Nicene and Post-Nicene Fathers, Vol. XI:Early Church Fathers Index Previous Next
The Homilies of St. John Chrysostom on Paul's Epistle to the Romans: Homily XXX on Rom. xv. 25-27.
Rom. XV. 25-27
“But now I go unto Jerusalem to minister unto the saints. For it has pleased them of Macedonia and Achaia to make a certain contribution for the poor saints which are at Jerusalem. It hath pleased them verily, and their debtors they are.”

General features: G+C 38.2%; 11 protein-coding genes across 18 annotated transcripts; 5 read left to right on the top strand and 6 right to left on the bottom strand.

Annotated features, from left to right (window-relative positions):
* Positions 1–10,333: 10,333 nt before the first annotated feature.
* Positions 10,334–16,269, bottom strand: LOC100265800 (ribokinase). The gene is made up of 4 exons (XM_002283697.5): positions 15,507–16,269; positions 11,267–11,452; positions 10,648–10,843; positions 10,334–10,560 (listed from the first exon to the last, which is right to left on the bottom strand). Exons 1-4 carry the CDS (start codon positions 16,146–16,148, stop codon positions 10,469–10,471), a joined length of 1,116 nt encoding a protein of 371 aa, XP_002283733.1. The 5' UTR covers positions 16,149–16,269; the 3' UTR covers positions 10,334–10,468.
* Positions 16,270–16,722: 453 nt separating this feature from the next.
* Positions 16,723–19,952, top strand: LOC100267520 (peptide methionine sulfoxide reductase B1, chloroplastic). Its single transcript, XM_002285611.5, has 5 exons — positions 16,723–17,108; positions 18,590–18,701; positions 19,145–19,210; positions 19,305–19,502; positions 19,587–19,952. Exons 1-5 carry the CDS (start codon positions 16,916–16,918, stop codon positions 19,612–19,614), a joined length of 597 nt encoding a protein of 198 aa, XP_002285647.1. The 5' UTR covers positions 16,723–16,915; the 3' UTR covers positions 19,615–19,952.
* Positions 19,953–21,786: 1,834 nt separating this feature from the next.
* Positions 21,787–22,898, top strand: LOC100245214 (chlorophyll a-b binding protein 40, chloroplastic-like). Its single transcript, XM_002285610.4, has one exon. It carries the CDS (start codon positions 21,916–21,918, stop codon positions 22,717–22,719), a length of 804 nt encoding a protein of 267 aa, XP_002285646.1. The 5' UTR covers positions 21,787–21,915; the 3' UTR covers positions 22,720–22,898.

Since he had said that I have no longer “more place in these parts,” and, “I have a great desire, these many years, to come unto you,” but he still intended to delay; lest it should be thought that he was making a jest of them, he mentions the cause also why he still puts it off, and he says, that “I am going unto Jerusalem,” and is apparently giving the excuse for the delay. But by means of this he also makes good another object, which is the exhorting of them to alms, and making them more in earnest about it. Since if he had not been minded to effect this, it had sufficed to say, “I am going unto Jerusalem.” But now he adds the reason of his journey. “For I go,” says he, “to minister to the saints.” And he dwells over the subject, and enters into reasonings, and says that they “are debtors,” and that, “if the Gentiles have been made partakers of their spiritual things, their duty is also to minister unto them in carnal things,” that they might learn to imitate these. Wherefore also there is much reason to admire his wisdom for devising this way of giving the advice. For they were more likely to bear it in this way than if he had said it in the form of exhortation; as then he would have seemed to be insulting them, if, with a view to incite them, he had brought before them Corinthians and Macedonians. 1651 Indeed, this is the ground on which he does incite the others as follows, saying, “Moreover, brethren, we do you to wit of the grace of God bestowed on the Churches in Macedonia.” (2 Cor. viii. 1.) And again he incites the Macedonians by these. “For your zeal,” he says, “hath provoked very many.” (2 Cor. 9.2.) And by the Galatians in like manner he does this, as when he says, “As I have given order to the Churches of Galatia, even so do ye.” (1 Cor. xvi. 1.) But in the case of the Romans he does not do so, but in a more covert way. And he does this also in regard to the preaching, as when he says, “What? came the word of God out from you? or came it unto you only?” (1 Cor. 14.36.) For there is nothing so powerful as emulation. And so he often employs it. For elsewhere too he says,” “And so ordain I in all the Churches;” (1 Cor. 7.17); and again, “As I teach everywhere in every Church.” (1 Cor. 4.17.) And to the Colossians he says, “that the Gospel increaseth and bringeth forth fruit in all the world.” (Col. i. 6.) This then he does here also in the case of alms. And consider what dignity there is in his expressions. For he does not say, I go to carry alms, but “to minister” (διακονὥν). But if Paul ministers, just consider how great a thing is doing, when the Teacher of the world undertakes to be the bearer, and when on the point of travelling to Rome, and so greatly desiring them too, he yet prefers this to that. “For it hath pleased them of Macedonia and Achaia,” that is, it meets their approbation, their desire. “A certain contribution.” And, he does not say alms, but “contribution” (κοινωνίαν). And the “certain” is not used without a meaning, but to prevent his seeming to reproach these. And he does not say the poor, merely, but the “poor saints,” so making his recommendation twofold, both that from their virtue and that from their poverty. And even with this alone he was not satisfied, but he adds, “they are their debtors.” Then he shows how they are debtors. For if, he says, “the Gentiles have been made partakers of their spiritual things, their debt (A.V. duty) is also to minister unto them in carnal things.” But what he means is this. It was for their sakes that Christ came. To them it was that all the promises were made, to them of the Jews. Of them Christ came. (Wherefore also it said, “Salvation is of the Jews.”) (John iv. 22.) From them were the Apostles, from them the Prophets, from them all good things. In all these things then the world was made a partaker. If then, he says, ye have been made partakers in that which is greater, and when it was for them that the banquet was prepared, ye have been brought in to enjoy the feast that was spread (Matt. xxii. 9), according to the Parable of the Gospel, ye are debtors also to share your carnal things with them, and to impart to them. But he does not say to share, but “to minister” (λειτουργἥσαι), so ranking them with ministers (διακόνων), and those that pay the tribute 1652 to kings. And he does not say in your carnal things, as he did in “their spiritual things.” For the spiritual things were theirs. But the carnal belonged not to these alone, but were the common property of all. For he bade money to be held to belong to all, 1653 not to those who were its possessors only.